Puppy Linux

Exploring everyone's pet Linux.

I see some potential here, and I would wager that PL continues to gain more attention and popularity. PL's agility and surprising completeness make it far from a one-trick puppy (okay, that'll be the last silly puppy quip). Given what PL offers, the ease of getting started and the almost stunning performance on vintage hardware, there is something here worth watching. A common experience in a desktop upgrade path is obtaining more powerful hardware, only to experience the same or slightly better performance. Imagine going the other way—regressing several generations of hardware and realizing better performance.

Who should test-drive PL? If you were interested enough to read through this material, you're a good candidate. It requires a small investment of your time and none of your money. And, its usefulness as a data/system-rescue utility is something every desktop user should keep in mind.

This article represents information that I was able to glean after kicking the tires for 40 odd hours—taking PL in directions that interested me. For completeness, I'll offer a bit of subjective criticism. PL is not a flawless desktop. I thought a few utilities could use a face-lift as they presented screens that looked a bit toyish—long on text and short on intuitive functionality. Because of that, there were a couple instances when I felt I either experienced a minor bug or committed a pilot error—couldn't really be sure. That's forgivable, because overwhelmingly, things worked as expected and as documented on the first attempt. I'm sure noticeable kinks will be addressed over time. For now, PL may very well stand alone within its sweet spot.

Louis J. Iacona has been designing and developing software since 1982, mainly on UNIX/Linux platforms. Most recently, his efforts have focused on Java/J2EE-implemented solutions for enterprise-scoped applications and leveraging virtualization techniques. Louis is currently on assignment at HP Software in Paramus, New Jersey, and can be reached at louis.iacona@verizon.net.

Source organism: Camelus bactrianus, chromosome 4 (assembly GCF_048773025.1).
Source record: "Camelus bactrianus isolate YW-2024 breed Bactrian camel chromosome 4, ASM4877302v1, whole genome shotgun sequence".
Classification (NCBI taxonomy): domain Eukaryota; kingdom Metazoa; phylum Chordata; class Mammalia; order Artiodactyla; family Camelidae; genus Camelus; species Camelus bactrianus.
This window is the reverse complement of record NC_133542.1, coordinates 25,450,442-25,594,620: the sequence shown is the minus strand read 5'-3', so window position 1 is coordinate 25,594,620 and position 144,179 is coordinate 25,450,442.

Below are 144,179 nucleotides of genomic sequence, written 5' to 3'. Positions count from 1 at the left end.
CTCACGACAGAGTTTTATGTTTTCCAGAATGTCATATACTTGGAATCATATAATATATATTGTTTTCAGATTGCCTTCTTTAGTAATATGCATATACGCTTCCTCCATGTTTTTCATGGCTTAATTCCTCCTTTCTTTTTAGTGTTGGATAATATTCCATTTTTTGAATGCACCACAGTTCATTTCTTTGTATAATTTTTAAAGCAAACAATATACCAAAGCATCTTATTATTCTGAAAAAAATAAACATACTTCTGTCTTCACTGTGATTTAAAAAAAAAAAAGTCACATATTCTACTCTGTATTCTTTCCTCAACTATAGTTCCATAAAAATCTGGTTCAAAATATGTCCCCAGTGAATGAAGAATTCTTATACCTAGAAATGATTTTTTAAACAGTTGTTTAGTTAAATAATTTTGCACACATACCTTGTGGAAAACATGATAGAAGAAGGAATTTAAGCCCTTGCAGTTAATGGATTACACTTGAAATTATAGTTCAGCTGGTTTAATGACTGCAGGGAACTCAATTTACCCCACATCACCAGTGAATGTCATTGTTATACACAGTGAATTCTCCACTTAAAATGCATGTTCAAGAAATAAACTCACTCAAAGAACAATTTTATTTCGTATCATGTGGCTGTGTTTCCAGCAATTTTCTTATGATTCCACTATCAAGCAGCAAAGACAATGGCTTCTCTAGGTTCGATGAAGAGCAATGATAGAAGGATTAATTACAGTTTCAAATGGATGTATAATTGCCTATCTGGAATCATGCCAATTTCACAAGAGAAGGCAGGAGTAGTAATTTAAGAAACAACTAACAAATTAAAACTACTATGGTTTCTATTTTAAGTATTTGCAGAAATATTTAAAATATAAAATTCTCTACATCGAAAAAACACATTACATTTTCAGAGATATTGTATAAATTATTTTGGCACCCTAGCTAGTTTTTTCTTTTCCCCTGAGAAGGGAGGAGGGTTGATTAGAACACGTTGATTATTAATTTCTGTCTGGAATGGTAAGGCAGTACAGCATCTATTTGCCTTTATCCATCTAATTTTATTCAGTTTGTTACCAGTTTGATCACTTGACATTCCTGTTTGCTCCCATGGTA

White Paper
Linux Management with Red Hat Satellite: Measuring Business Impact and ROI

Linux has become a key foundation for supporting today's rapidly growing IT environments. Linux is being used to deploy business applications and databases, trading on its reputation as a low-cost operating environment. For many IT organizations, Linux is a mainstay for deploying Web servers and has evolved from handling basic file, print, and utility workloads to running mission-critical applications and databases, physically, virtually, and in the cloud. As Linux grows in importance in terms of value to the business, managing Linux environments to high standards of service quality — availability, security, and performance — becomes an essential requirement for business success.

Learn More

Sponsored by Red Hat

White Paper
Private PaaS for the Agile Enterprise

If you already use virtualized infrastructure, you are well on your way to leveraging the power of the cloud. Virtualization offers the promise of limitless resources, but how do you manage that scalability when your DevOps team doesn’t scale? In today’s hypercompetitive markets, fast results can make a difference between leading the pack vs. obsolescence. Organizations need more benefits from cloud computing than just raw resources. They need agility, flexibility, convenience, ROI, and control.

Stackato private Platform-as-a-Service technology from ActiveState extends your private cloud infrastructure by creating a private PaaS to provide on-demand availability, flexibility, control, and ultimately, faster time-to-market for your enterprise.

Learn More

Sponsored by ActiveState